City Council Votes in Favor of Electronics Recycling

Yesterday New York’s City Council voted in favor of implementing what would be one of the most stringent electronics recycling laws in the country. According to the New York Times, the bill would

impose a $100 fine on anyone who throws an old computer, printer or other electronic gadget into the trash. Recycling the electronic waste will become mandatory, and manufacturers will be required to take back their own products as well as those made by companies that have gone out of business.

The voting majority was enough to override an expected veto from Mayor Bloomberg, who supports e-waste recycling in principle but believes that holding manufacturers accountable for customers’ behavior is unconstitutional. Be that as it may, I can’t think of a better motivational tool to get manufacturers to redesign their products using less toxic materials…

Check out the whole Times article here.

4 Responses to “ City Council Votes in Favor of Electronics Recycling ”

  1. Our, liberal in republicans clothing, Mayor is right to veto this measure.
    Ms. Quinn put this up to be defeated. She gets to say “Whoopee we’re Green!” BS!!
    As Sustainable Flatbush knows recycling electronics takes grassroots efforts.
    Saying electronics companies have to recycle products they sell is like saying Pampers has to take back used diapers.
    We buy these products it is up to us to dispose of them responsibly.
    We have to take responsibility for our purchases.

  2. Hmmm… not sure I agree completely.

    While I do have firsthand experience with grassroots e-waste recycling efforts (as John G has witnessed), what strikes me each time I do one of these events is how much better it would be for the manufacturers to make a more responsible product from the beginning. I agree that consumers should share the responsibility for proper disposal of what we buy, but even the best we can do at this point is still just “less bad”. There is no option to buy products that truly “do no harm”, because the industry is not designing them. Why? Because under current conditions their accountability ends at the warehouse door.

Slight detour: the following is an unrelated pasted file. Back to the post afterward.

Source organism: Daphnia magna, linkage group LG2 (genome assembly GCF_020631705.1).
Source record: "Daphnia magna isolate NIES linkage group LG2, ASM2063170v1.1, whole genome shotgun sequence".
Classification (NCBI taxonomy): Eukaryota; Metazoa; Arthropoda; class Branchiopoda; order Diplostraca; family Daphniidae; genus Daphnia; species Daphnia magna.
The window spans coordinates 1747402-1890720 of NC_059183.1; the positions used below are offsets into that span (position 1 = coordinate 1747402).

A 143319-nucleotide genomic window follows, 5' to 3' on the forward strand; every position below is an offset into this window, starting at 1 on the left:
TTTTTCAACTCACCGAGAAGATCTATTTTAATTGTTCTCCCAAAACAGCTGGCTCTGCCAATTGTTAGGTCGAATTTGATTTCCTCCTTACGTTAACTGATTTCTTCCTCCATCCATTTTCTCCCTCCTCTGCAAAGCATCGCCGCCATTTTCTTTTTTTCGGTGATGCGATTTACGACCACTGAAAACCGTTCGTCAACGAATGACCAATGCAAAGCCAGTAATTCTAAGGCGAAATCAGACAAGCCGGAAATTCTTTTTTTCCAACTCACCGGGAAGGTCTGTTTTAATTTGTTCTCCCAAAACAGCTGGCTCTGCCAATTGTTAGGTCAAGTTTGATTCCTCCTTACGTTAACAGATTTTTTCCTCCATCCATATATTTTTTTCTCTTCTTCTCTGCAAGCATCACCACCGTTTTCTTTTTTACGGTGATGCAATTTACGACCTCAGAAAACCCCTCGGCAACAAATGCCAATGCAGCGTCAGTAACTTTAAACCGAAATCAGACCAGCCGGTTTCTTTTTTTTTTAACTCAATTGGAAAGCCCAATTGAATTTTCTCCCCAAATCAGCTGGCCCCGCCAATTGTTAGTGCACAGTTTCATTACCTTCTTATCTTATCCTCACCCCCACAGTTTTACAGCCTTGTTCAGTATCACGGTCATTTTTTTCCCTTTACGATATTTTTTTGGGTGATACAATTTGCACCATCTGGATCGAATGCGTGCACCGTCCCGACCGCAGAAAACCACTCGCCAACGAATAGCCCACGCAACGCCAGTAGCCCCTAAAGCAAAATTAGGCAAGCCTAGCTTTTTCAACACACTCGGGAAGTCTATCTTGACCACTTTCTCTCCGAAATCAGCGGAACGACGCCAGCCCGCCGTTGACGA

The only way to change product design is to force tech companies (and ALL companies, really) to deal with the end-of-life ramifications of their products.

  3. For example, items that are currently “disposable” because it’s cheaper to buy a new one than to repair the old one (printers, scanners, PDAs, iPods) would probably become much easier to fix and/or upgrade if Dell or Apple actually had to deal with the mountains of techno junk they put into the world…

  4. i received this news by email today, from a participant in our recent neighborhood e-waste recycling event:

    Bloomberg: NYC won’t enforce electronics recycling law

    Associated Press Writer

    February 15 2008, 5:22 PM EST

    NEW YORK — Mayor Michael Bloomberg said Friday that he will veto the City Council’s bill requiring electronics manufacturers to be in charge of recycling their products and would not enforce the law if his veto is overridden.

    The complete article can be viewed at:–recyclingelectron0215feb15,0,501453.story

    hmmmm… the proposed law would go into effect in 2009, but from the article it looks like the manufacturer’s quotas don’t even begin until 2012. where does bloomberg expect to be after his last term as mayor?

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